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NATO to deploy troops in Eastern Europe despite 1997 agreement with Russia

NATO will deploy troops in Eastern Europe contrary to the agreement with the Russian Federation. Photo: pixabay.com

NATO will deploy troops in Eastern Europe contrary to the agreement with the Russian Federation. Photo: pixabay.com

The 1997 NATO-Russia founding act will not preclude the Alliance from expanding its military presence in the East of Europe.

Financial Times reports the respective statement of Rob Bauer, the Chair of the NATO Military Committee.

"The Nato-Russia act is still there. But nothing that we have to do is going to be hampered by its content... For now, the general opinion on the political level is that we do not kill [the agreement], but nothing in it will stop us doing what we have to do", — said the military commander.

Mr. Bauer also indicated that he had been attempting to reach Valery Gerasimov, the Chief of the General Staff of the Russian Armed Forces, in the recent months, all to no avail.

The Founding Act on Mutual Relations, Cooperation and Security between NATO and the Russian Federation was signed in 1997. In particular, it stipulates that Russia and NATO shall stop treating each other as adversaries and restrain from deploying significant military forces at each other’s borders.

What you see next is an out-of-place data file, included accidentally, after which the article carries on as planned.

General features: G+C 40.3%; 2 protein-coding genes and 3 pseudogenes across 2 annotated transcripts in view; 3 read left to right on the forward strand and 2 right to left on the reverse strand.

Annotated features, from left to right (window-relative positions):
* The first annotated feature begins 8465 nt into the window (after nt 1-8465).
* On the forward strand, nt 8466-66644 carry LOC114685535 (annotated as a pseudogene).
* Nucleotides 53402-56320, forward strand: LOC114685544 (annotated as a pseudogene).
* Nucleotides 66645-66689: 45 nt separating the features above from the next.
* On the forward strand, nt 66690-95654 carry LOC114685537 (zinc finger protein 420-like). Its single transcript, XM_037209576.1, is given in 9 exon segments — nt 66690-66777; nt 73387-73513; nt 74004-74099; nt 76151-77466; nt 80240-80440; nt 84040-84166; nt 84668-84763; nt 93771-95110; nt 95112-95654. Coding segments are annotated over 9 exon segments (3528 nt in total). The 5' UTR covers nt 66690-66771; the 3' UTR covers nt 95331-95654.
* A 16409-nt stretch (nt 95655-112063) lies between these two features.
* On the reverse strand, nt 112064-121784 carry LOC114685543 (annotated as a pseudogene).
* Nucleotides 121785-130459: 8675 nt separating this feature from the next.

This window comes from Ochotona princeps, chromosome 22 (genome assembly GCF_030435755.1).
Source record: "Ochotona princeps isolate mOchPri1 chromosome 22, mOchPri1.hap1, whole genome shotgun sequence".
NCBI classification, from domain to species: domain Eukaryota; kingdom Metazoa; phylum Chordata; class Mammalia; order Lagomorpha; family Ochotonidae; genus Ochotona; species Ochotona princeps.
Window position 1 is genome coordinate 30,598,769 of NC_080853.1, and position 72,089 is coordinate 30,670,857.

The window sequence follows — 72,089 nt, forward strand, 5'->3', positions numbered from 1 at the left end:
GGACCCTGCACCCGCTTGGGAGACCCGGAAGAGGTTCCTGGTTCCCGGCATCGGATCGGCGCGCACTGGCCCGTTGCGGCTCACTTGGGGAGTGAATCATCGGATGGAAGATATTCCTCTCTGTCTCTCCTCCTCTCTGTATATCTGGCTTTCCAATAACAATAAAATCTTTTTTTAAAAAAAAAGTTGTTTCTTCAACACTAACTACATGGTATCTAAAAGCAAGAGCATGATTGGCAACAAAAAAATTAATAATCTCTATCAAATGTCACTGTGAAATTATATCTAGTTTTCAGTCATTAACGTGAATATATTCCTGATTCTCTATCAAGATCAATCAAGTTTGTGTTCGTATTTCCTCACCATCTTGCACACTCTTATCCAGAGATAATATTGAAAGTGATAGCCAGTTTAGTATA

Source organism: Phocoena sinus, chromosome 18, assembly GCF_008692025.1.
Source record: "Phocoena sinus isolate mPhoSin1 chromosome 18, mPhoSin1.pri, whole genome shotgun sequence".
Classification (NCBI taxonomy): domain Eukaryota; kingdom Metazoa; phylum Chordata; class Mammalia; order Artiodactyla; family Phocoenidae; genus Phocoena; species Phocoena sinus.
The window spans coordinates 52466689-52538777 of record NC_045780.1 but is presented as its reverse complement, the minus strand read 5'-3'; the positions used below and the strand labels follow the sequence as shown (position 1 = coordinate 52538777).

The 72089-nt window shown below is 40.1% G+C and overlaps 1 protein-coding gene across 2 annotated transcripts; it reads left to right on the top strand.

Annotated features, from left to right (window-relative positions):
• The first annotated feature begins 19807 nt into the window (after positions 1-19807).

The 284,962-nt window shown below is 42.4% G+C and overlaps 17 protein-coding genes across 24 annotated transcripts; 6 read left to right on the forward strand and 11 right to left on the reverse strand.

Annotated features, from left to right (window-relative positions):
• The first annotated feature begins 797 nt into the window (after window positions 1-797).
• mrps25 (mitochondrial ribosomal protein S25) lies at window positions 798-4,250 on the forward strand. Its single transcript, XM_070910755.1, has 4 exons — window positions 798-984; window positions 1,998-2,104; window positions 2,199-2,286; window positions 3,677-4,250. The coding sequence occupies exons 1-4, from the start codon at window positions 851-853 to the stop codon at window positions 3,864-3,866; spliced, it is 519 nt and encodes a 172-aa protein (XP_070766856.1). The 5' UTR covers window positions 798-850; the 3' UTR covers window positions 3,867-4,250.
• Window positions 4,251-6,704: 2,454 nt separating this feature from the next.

The parties also undertook to reinforce the role of OSCE in general European security, respect the territorial integrity of states and the Helsinki Final Act, and recognize the right of European countries to select the ways to ensure their security.

Context. In December 2021, Putin stated that the Russian Federation will demand legal security guarantees from the West. On December 17, the Ministry of Foreign Affairs of Russia published draft security guarantee agreements with the USA and NATO. In January, several rounds of negotiations between Russia and the USA, NATO and OSCE took place. The parties exchanged written responses to the respective propositions, but a stop was put to the negotiations in February. Per Putin, the USA and NATO responses did not account for Russia’s principal concerns.

In March 2022, after the Russian invasion of Ukraine, Andrzej Duda, the President of Poland, said that the NATO-Russia act no longer existed. He pointed out that the military alliance "must also stop mentioning the 1997 act, its provisions and any obligations arising from it". Per the President, "there were no commitments anymore". He believes that the military block’s troops' presence in Eastern Europe must be permanent, not temporary or rotational.

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